Four LA County cities sue state on SB9’s split resi lots

Redondo Beach, Torrance, Carson and Whittier file challenge over density push

(L-R) Torrance Mayor Patrick Furey, Whittier Mayor Joe Vinatieri, Carson Mayor Lula Davis-Holmes, and Redondo Beach Mayor Bill Brand (Getty, iStock, City of Torrence)
(L-R) Torrance Mayor Patrick Furey, Whittier Mayor Joe Vinatieri, Carson Mayor Lula Davis-Holmes, and Redondo Beach Mayor Bill Brand (Getty, iStock, City of Torrence)

Four Los Angeles cities have challenged a state law that strips local control over zoning for single-family homes and neighborhoods.

The cities of Redondo Beach, Torrance, Carson and Whittier have filed a petition against Attorney General Rob Bonta to challenge Senate Bill SB9, which allows single-family lots to be split for development of two to four houses.

The petition asks a court to find the law in violation of the state constitution and ban its enforcement.

“SB 9 strips cities of their local land use authority and in essence eliminates single-family residential zones,” Carson Mayor Lula Davis-Holmes said in a statement. It “takes away the power of cities to respond to the housing crisis in meaningful and practical ways that will best suit the unique circumstances facing each local community.”

Despite opposition from hundreds of California cities, Gov. Gavin Newsom on January 1 signed into law SB 9, which permits development of up to four residential units on single-family lots across California.

Its backers say it will allow homeowners to ease the state’s housing shortage while protecting tenants from displacement. They say it creates a path for homeowners to establish multi-generational equity, while creating new housing locations for residents normally priced out of the market.

California must build 2.5 million homes by 2030 to address the current housing shortage, according to state housing officials. Of those, nearly half – or at least 1 million – should be affordable to low-income households.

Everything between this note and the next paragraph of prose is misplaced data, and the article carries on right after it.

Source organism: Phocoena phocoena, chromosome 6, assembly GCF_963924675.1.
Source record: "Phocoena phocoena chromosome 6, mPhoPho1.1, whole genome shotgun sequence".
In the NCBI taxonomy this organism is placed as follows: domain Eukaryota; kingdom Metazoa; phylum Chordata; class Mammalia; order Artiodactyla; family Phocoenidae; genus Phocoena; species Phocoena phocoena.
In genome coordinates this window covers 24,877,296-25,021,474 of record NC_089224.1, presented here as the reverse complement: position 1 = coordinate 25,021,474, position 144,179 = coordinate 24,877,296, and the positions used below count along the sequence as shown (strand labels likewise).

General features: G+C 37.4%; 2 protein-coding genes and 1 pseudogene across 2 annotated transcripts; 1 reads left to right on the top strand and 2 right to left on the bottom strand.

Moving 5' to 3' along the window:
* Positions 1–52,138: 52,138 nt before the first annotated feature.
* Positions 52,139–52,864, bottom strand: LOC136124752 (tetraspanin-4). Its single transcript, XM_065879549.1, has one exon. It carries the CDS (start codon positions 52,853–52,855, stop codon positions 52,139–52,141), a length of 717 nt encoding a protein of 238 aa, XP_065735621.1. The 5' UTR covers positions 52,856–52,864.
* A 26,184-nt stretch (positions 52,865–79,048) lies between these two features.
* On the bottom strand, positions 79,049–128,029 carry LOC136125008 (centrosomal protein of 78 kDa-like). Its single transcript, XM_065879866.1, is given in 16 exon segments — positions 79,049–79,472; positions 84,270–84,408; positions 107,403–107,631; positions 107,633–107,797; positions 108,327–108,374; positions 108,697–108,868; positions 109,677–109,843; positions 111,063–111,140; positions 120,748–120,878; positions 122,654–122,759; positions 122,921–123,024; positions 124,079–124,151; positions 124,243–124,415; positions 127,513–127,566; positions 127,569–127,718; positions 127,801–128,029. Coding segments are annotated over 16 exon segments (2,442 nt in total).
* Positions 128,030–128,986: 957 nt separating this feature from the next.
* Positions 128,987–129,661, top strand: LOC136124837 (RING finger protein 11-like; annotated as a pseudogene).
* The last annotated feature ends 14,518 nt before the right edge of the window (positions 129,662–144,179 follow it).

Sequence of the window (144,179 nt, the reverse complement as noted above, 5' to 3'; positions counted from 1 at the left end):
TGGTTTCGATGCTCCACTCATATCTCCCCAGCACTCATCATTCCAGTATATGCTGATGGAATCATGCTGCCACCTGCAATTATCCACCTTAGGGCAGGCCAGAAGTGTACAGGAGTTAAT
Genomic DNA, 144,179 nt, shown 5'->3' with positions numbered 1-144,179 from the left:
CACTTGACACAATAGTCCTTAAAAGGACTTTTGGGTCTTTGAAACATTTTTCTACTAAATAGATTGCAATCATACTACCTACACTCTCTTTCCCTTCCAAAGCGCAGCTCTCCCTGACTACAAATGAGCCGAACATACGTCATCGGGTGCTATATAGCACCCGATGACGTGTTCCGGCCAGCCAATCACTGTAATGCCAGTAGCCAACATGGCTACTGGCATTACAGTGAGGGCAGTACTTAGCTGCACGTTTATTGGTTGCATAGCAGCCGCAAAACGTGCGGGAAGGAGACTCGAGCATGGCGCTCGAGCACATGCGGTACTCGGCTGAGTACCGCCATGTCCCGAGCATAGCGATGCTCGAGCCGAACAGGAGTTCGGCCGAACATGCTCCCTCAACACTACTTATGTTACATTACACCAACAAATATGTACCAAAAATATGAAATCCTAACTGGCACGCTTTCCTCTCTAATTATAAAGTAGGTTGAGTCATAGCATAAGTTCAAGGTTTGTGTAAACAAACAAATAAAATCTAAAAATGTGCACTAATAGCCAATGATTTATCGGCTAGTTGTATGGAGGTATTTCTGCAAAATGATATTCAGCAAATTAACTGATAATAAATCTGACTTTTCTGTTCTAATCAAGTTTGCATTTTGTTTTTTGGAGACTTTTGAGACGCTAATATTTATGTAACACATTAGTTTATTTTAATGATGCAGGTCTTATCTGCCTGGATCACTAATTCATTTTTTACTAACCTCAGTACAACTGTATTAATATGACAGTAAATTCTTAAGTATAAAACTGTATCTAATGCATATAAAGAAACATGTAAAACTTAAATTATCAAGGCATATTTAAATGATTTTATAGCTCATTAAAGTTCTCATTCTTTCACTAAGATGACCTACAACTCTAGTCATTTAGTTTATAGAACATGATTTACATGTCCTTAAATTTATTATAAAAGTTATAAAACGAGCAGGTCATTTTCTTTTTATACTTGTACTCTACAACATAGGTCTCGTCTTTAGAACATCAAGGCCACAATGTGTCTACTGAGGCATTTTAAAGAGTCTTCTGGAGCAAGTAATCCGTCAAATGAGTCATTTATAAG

There were 588,344 new homes built throughout California within the past eight-year housing plan period, less than half its goal. Bonta criticized the legal challenge to SB9, and stressed that cities need to cooperate with the state to help solve the housing crisis.

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“SB 9 is an important tool to combat California’s statewide housing crisis by promoting supply and affordability,” he said in a statement. “We look forward to defending this important law in court, and we will not be deterred from our ongoing efforts to enforce SB 9 and other state housing laws.”

Opponents of the state law say it’s too general to actually help cities tackle the housing shortfall. Not only does it strip zoning control from local planners, they say. It also fails to consider the additional traffic, public safety and infrastructure needs required by the added density.

They say SB 9 also will raise home and land values in urban areas, making it harder for first-time homebuyers. Furthermore, the petition argues, the bill does not require the newly created homes or lots to have any affordability covenants, or to be restricted to moderate- or lower-income households.

Redondo Beach Mayor Bill Brand said SB 9 will allow developers to avoid environmental planning – without requiring affordable units.

“SB9 is the biggest upzoning and circumvention of proper environmental planning in the history of California with zero requirements that affordable housing get built,” Brand said in a statement. “This is nothing but a huge giveaway to investors and the building industry while circumventing proper planning by local agencies.”

The four cities behind this week’s petition are charter cities, with their own municipal constitutions. Attorneys behind the petition say a second challenge to SB9 is expected in coming days to be filed by general law cities, including Rancho Palos Verdes and Hesperia.

Meanwhile, more than 30 cities are creating ordinances to water down SB9.

[Orange County Register] – Dana Bartholomew

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